Old     (duffymahoney)      Join Date: Sep 2008       11-13-2009, 3:08 PM Reply   
Put a heater in the block? They are pretty cheap. My old Scout II has 1.
Old     (ncollins)      Join Date: Nov 2009       11-17-2009, 11:08 AM Reply   
You should be able to get all of your fittings for a drainage system here:

They also sell ski boat impellers for the best price on the net. Here is the link:
Old     (phenom_1819)      Join Date: Jan 2008       11-17-2009, 11:29 AM Reply   
^^^^ SPAM.

And unfortunately I fell for it, just bought an impeller... didn't notice until I received my receipt with Nathan Collins' name on the email! (I should have checked his profile first).

Nathan, you might know that blatant promotion without disclosure upfront is poo-poo'd on this site. And you might consider advertising here, then it'll be poo-poo'd much less.
Old     (polarbill)      Join Date: Jun 2003       11-17-2009, 11:32 AM Reply   
Burn him at the stake.
Old     (denverd1)      Join Date: May 2004       11-17-2009, 11:39 AM Reply   
Isn't the heater core up by the dash? Supposedly the weakest link the cooling/water system when it comes to freezes. Make sure its' empty if you're going the light-bulb route.
Old     (bill_airjunky)      Join Date: Apr 2002       11-17-2009, 6:57 PM Reply   
Your right, Nacho. I install car radiator flush Ts in the heater lines at their lowest point in the bilge. So all I need to do is remove the two caps from those flush Ts, and the heater drains into the bilge.
Plus we put petcocks in the drains in the engine block. So draining everything means removing two caps, opening two petcocks, and disconnecting the exhaust hoses (that are screwed together). Takes a couple minutes on the ramp. And been doing it this way in the Seattle area since the early 90s.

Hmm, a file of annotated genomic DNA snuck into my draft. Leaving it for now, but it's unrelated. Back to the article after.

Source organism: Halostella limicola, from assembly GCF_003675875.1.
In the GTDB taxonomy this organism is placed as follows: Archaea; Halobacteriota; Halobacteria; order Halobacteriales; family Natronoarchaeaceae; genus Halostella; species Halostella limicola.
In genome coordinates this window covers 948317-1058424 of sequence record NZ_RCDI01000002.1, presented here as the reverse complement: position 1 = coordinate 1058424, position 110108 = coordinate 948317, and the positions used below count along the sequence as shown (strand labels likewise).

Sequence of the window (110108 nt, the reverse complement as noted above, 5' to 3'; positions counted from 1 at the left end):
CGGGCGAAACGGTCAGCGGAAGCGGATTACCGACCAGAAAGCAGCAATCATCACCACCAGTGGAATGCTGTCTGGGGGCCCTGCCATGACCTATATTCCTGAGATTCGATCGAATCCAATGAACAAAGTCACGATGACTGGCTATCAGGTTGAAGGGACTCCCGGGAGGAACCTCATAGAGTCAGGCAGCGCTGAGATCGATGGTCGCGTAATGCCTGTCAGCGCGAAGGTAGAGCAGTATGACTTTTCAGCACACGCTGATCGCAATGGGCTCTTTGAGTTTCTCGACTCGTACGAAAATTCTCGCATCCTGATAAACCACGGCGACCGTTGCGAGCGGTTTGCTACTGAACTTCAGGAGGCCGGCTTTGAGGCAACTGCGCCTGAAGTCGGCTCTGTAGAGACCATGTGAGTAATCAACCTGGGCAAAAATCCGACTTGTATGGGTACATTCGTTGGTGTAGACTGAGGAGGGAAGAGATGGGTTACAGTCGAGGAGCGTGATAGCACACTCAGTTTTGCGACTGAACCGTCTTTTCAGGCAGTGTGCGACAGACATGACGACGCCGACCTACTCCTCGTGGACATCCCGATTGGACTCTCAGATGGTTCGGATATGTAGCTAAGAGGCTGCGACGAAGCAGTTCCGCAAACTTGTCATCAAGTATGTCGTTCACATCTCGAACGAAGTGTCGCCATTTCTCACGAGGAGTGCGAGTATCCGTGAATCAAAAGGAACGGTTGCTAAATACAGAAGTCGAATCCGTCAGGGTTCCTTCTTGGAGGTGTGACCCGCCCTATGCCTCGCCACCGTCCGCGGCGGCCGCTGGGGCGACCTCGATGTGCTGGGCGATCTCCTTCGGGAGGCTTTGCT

Old     (hawk22)      Join Date: Jul 2006       11-18-2009, 8:59 PM Reply   
Bill that sounds like the route to go. Sorry to be ignorant, but are the heater core lines easy to spot? I know my shower lines cuz I had to work on that this summer, but my heater hasn't had any issues. I just know the heater core is tucked up behind my sub panel...
Old     (phenom_1819)      Join Date: Jan 2008       11-19-2009, 8:25 AM Reply   
Bill, good idea. Never thought of that. Jeremy, I don't remember what kind of boat you have... I had a hard time researching where to find the heater lines in my boat (Supra 22 with Indmar 340 CAT)... so if you have an Indmar, this may be useful.

On my boat... The feed line is attached to the recirculating pump. From the port (passenger) side of the boat, look at the serpentine belt, and find the aluminum wheel in the middle of the serpentine, that is the recirculating pump. The hose on the port side is the feed line for the heater.

For the drain line... go to the starboard side. Look at the attachments on the manifold towards the stern. There is a small little hook shape attachment off the manifold attached to a hose... that is the drain line for the heater.

Also, in case this is useful for those winterizing with heaters, I was able to blow out the heater core without removing the drain line... the water flows out into the manifold, and out the unscrewed hose attachment.